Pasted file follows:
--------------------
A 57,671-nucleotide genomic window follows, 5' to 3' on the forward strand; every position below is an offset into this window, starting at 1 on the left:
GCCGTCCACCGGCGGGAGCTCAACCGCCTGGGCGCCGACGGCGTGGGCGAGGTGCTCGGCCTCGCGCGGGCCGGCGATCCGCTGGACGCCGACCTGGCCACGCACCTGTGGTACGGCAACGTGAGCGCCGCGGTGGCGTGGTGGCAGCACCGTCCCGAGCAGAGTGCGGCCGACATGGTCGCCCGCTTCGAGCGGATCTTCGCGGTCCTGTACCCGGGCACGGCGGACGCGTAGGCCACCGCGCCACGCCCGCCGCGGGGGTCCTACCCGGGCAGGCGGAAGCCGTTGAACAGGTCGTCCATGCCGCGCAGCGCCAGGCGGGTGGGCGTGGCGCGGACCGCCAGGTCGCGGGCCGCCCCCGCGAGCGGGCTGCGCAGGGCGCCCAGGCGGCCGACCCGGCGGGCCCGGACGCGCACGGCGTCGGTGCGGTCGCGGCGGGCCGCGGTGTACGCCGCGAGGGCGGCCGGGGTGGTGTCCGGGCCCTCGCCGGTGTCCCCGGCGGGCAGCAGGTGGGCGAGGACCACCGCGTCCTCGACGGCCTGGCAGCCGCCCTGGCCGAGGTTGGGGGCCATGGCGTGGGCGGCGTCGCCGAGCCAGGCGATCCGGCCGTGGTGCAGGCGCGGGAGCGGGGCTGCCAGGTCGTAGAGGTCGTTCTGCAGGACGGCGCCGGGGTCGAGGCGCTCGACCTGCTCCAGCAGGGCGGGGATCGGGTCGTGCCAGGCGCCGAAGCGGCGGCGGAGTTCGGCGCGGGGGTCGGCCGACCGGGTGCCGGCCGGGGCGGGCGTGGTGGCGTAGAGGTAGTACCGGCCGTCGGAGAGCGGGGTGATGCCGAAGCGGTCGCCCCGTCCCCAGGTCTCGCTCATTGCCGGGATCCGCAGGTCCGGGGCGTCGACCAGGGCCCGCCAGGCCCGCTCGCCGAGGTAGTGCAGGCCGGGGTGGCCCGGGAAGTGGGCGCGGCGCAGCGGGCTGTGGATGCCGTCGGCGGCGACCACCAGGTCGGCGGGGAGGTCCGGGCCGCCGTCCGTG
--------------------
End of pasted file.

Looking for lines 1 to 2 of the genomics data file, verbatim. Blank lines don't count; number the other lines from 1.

A 57,671-nucleotide genomic window follows, 5' to 3' on the forward strand; every position below is an offset into this window, starting at 1 on the left:
GCCGTCCACCGGCGGGAGCTCAACCGCCTGGGCGCCGACGGCGTGGGCGAGGTGCTCGGCCTCGCGCGGGCCGGCGATCCGCTGGACGCCGACCTGGCCACGCACCTGTGGTACGGCAACGTGAGCGCCGCGGTGGCGTGGTGGCAGCACCGTCCCGAGCAGAGTGCGGCCGACATGGTCGCCCGCTTCGAGCGGATCTTCGCGGTCCTGTACCCGGGCACGGCGGACGCGTAGGCCACCGCGCCACGCCCGCCGCGGGGGTCCTACCCGGGCAGGCGGAAGCCGTTGAACAGGTCGTCCATGCCGCGCAGCGCCAGGCGGGTGGGCGTGGCGCGGACCGCCAGGTCGCGGGCCGCCCCCGCGAGCGGGCTGCGCAGGGCGCCCAGGCGGCCGACCCGGCGGGCCCGGACGCGCACGGCGTCGGTGCGGTCGCGGCGGGCCGCGGTGTACGCCGCGAGGGCGGCCGGGGTGGTGTCCGGGCCCTCGCCGGTGTCCCCGGCGGGCAGCAGGTGGGCGAGGACCACCGCGTCCTCGACGGCCTGGCAGCCGCCCTGGCCGAGGTTGGGGGCCATGGCGTGGGCGGCGTCGCCGAGCCAGGCGATCCGGCCGTGGTGCAGGCGCGGGAGCGGGGCTGCCAGGTCGTAGAGGTCGTTCTGCAGGACGGCGCCGGGGTCGAGGCGCTCGACCTGCTCCAGCAGGGCGGGGATCGGGTCGTGCCAGGCGCCGAAGCGGCGGCGGAGTTCGGCGCGGGGGTCGGCCGACCGGGTGCCGGCCGGGGCGGGCGTGGTGGCGTAGAGGTAGTACCGGCCGTCGGAGAGCGGGGTGATGCCGAAGCGGTCGCCCCGTCCCCAGGTCTCGCTCATTGCCGGGATCCGCAGGTCCGGGGCGTCGACCAGGGCCCGCCAGGCCCGCTCGCCGAGGTAGTGCAGGCCGGGGTGGCCCGGGAAGTGGGCGCGGCGCAGCGGGCTGTGGATGCCGTCGGCGGCGACCACCAGGTCGGCGGGGAGGTCCGGGCCGCCGTCCGTG